These are the voyages of the oared galley Evermore. It's ongoing mission to disrupt shipping, devastate the country side and bring chaos to the world of humans, elves, dwarves and cost accountants everywhere.

The ship was reported missing, presumed sunk in a storm almost a year ago. In fact, the crew managed to get it to a sheltered beach and draw it up on shore before too much damage was done. In the process, however, a captive half-elf who had been released from the hold so as to not drown somehow managed to get a hold of his sword which had been locked away in a storage area. Within ten minutes nearly 40 men lay dead and the remaining crew had fled into the night only to run into the arms of an advancing party of gnolls.

The half-elf, able to speak the language gnolls of course, hailed them as they approached with the remains of the crew in tow. The gnolls ignored his calls and, not taking the circle of blood and gore as a warning, quickly lost several warriors in melee combat with him.

As the slightly unnerved gnolls prepared to kill him from range he explained to them that he could teach them how to work the ship. Together, he said, they could prey on fat merchant vessels and fall like hawks on the weak settlements of the coast, then be away before any aid could be fetched. The gnoll chieftain liked the sound of this and so began a strange partnership.

Ælfhun, the half-elf, has since wormed his way to a position of power, albeit a fragile one, as the chief's semi-trusted adviser and is now practically in charge of strategic planning - not the gnolls' best suit in any case. As the chief makes sure to abuse Ælfhun in front of the ship's new crew everyone is as happy as a bunch of gnolls ever gets.

2 Ælfhun, NE half-elf F/MU/T

Age: 46 Ht: 5'3" Wt: 9st 4lbs (130lbs)

Ability Score Bonuses
S 16 +1 damage
I 12  
W 12  
C 14  
D 9  
Ch 13 5 hench, +5 reaction
Cm 12  

F4 Mu4 T5


Personality score: 7+12+13=32 -1/3hp lost

Armour: Leather +1; ring of protection +1 (AC 6 [8+2])

Dagger +1 "Toothpick". Scroll of fear (4th level). Potions: Oil of Fiery Burning, Elixir of Madness (cursed - he will claim it is a potion of invisibility), Potion of Climbing.

2.1 Combat

If Ælhun enters melee he must at least wield Founder due to the curse on it. When facing lightly armoured foes (AT 8 or worse) he may choose to also use Toothpick, his +1 dagger. He will never throw Toothpick.

Longsword "Founder": +2 cursed berserker. NE, Int 14, ego 10 (personality 24), detect invisible objects, 1" rad, locate object 12" rad. Speaks NE, brass dragon.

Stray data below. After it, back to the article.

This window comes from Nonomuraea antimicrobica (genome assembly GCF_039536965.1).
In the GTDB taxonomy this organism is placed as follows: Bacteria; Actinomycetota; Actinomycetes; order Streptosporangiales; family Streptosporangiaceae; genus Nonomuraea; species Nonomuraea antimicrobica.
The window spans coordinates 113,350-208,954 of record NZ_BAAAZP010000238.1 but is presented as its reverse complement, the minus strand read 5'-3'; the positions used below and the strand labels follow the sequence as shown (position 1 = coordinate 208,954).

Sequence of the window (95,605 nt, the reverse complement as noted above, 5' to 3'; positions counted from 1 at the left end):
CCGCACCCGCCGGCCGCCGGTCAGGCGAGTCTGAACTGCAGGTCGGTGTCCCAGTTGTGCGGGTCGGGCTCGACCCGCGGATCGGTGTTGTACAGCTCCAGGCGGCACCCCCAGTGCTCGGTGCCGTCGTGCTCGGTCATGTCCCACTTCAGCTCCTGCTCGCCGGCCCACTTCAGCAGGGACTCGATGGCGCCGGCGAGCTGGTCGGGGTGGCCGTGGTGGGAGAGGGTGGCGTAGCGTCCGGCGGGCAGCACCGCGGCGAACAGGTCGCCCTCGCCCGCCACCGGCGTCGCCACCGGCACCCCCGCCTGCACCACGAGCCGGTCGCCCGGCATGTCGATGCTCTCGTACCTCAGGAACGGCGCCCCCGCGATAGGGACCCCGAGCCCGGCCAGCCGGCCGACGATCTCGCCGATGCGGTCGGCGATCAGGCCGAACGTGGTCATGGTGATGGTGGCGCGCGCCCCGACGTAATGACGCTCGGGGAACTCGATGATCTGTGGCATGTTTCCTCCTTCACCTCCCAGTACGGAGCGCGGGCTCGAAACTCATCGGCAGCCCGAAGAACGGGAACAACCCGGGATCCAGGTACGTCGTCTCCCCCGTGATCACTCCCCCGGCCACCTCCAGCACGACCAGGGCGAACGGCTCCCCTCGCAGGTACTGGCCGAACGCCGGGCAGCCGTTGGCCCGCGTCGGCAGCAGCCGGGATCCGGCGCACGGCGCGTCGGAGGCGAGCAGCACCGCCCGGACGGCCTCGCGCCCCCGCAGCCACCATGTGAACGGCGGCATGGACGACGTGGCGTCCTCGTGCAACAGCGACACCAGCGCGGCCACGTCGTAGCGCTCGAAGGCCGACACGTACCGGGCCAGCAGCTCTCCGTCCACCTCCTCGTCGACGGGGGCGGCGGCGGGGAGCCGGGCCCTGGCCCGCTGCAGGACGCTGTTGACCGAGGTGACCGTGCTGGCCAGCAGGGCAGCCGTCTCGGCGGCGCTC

Sword only

CL: 6 Damage: 1d8+3/1d12+3 Speed: 5

Sword and dagger

CL: 4/0 Damage: 1d8+3, 1d4+3 / 1d12+3, 1d3+3

Full Berserk

As a final possibility, if the user of the sword is unencumbered and wearing non-bulky (or no) armour, then they additionally receive the power of "normal" berserkers to either attack twice in the round as above, or to attack once per round at an additional +2 to-hit giving Ælfhun the following combat characteristics:

Sword only

CL: 8 Damage: 1d8+3/1d12+3 Speed: 5

Sword and dagger

CL: 6/2 Damage: 1d8+3, 1d4+3 / 1d12+3, 1d3+3


Ælfhun's survival and eventual semi-domination of the gnolls is partly based on the fact that when they first encountered him he slew many of them single-handed using the sword's powers. Rather than kill him from range, the then-chief sat out his rage and took him as, he thought, a slave who would explain the workings of the ship.

What the chief did not know was that the sword would teleport into Ælfhun's hand when he entered combat. This missing bit of information led to the deaths of the witch-doctor when he objected to having a half-elf in the crew and who's role Ælfhun took up afterwards.

Since then, Ælfhun has used the sword trick on several occasions as it allows him to enter a camp or meeting clearly unarmed. The gnolls like this tactic as it also means that he can leave them well behind and out of berserk range, slaughter the leaders or merchants he's meeting, recover and then signal for the ship's company to descend on the settlement or caravan as the case may be without too much risk that he will attack the gnolls.

Ælfhun himself dislikes the feeling of being berserk but likes its results. As such, he will avoid combat as long as possible if he can find alternative, especially if at sea where the gnolls are likely to have to neutralise him quickly, such as by overbearing him and throwing him overboard (he can swim).

His scouting abilities are limited by his poor dexterity, although he can shin up a wall handily enough and ventriloquism is handy for distracting guards. Rope trick is also likewise good for hiding out, Trojan Horse-style, or just getting gnolls over walls they can't cope with.